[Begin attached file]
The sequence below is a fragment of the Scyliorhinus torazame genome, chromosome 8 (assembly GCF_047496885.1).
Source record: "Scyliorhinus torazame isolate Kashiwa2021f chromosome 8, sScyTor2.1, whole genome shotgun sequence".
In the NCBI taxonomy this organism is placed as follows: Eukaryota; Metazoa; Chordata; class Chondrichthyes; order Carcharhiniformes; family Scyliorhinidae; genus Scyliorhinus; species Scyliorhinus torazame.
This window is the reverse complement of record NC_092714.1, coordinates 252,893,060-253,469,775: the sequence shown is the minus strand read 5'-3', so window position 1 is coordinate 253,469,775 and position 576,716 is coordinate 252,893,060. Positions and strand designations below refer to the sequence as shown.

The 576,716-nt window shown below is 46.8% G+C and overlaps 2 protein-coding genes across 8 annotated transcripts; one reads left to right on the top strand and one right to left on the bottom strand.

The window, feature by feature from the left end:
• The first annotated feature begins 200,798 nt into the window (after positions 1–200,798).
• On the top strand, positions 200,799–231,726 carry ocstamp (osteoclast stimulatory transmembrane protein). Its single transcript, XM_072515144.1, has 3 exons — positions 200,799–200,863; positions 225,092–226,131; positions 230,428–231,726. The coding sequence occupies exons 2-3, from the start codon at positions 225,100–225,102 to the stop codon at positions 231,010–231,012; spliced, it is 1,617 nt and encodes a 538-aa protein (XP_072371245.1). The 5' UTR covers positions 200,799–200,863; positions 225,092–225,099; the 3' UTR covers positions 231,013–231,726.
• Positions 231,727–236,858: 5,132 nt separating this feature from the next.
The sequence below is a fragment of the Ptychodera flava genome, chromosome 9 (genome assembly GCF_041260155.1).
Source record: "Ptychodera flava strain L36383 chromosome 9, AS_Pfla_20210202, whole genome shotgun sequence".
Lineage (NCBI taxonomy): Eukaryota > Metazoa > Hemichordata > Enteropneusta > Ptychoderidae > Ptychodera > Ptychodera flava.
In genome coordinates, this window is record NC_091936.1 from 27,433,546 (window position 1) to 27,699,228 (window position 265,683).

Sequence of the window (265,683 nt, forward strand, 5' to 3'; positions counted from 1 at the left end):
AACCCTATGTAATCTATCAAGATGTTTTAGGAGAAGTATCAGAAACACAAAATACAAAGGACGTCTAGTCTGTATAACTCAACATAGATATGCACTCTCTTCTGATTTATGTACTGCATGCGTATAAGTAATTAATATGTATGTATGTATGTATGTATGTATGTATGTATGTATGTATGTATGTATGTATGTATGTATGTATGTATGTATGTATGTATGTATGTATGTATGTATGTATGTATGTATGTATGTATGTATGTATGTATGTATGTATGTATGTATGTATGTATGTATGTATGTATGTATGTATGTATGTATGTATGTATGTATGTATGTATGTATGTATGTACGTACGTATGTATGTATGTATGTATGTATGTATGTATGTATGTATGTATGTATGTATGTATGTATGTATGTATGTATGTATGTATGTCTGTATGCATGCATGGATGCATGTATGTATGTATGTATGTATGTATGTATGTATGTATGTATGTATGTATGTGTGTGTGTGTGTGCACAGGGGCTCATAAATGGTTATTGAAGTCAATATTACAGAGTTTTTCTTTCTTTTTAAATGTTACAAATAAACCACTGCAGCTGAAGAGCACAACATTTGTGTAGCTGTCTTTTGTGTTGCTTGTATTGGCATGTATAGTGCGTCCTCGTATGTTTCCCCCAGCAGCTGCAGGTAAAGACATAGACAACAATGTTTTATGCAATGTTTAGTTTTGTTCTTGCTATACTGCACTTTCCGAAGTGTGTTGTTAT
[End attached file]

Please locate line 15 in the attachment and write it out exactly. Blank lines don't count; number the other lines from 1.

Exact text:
AACCCTATGTAATCTATCAAGATGTTTTAGGAGAAGTATCAGAAACACAAAATACAAAGGACGTCTAGTCTGTATAACTCAACATAGATATGCACTCTCTTCTGATTTATGTACTGCATGCGTATAAGTAATTAATATGTATGTATGTATGTATGTATGTATGTATGTATGTATGTATGTATGTATGTATGTATGTATGTATGTATGTATGTATGTATGTATGTATGTATGTATGTATGTATGTATGTATGTATGTATGTATGTATGTATGTATGTATGTATGTATGTATGTATGTATGTATGTATGTATGTATGTATGTATGTATGTATGTATGTATGTATGTATGTACGTACGTATGTATGTATGTATGTATGTATGTATGTATGTATGTATGTATGTATGTATGTATGTATGTATGTATGTATGTATGTATGTCTGTATGCATGCATGGATGCATGTATGTATGTATGTATGTATGTATGTATGTATGTATGTATGTATGTATGTGTGTGTGTGTGTGCACAGGGGCTCATAAATGGTTATTGAAGTCAATATTACAGAGTTTTTCTTTCTTTTTAAATGTTACAAATAAACCACTGCAGCTGAAGAGCACAACATTTGTGTAGCTGTCTTTTGTGTTGCTTGTATTGGCATGTATAGTGCGTCCTCGTATGTTTCCCCCAGCAGCTGCAGGTAAAGACATAGACAACAATGTTTTATGCAATGTTTAGTTTTGTTCTTGCTATACTGCACTTTCCGAAGTGTGTTGTTAT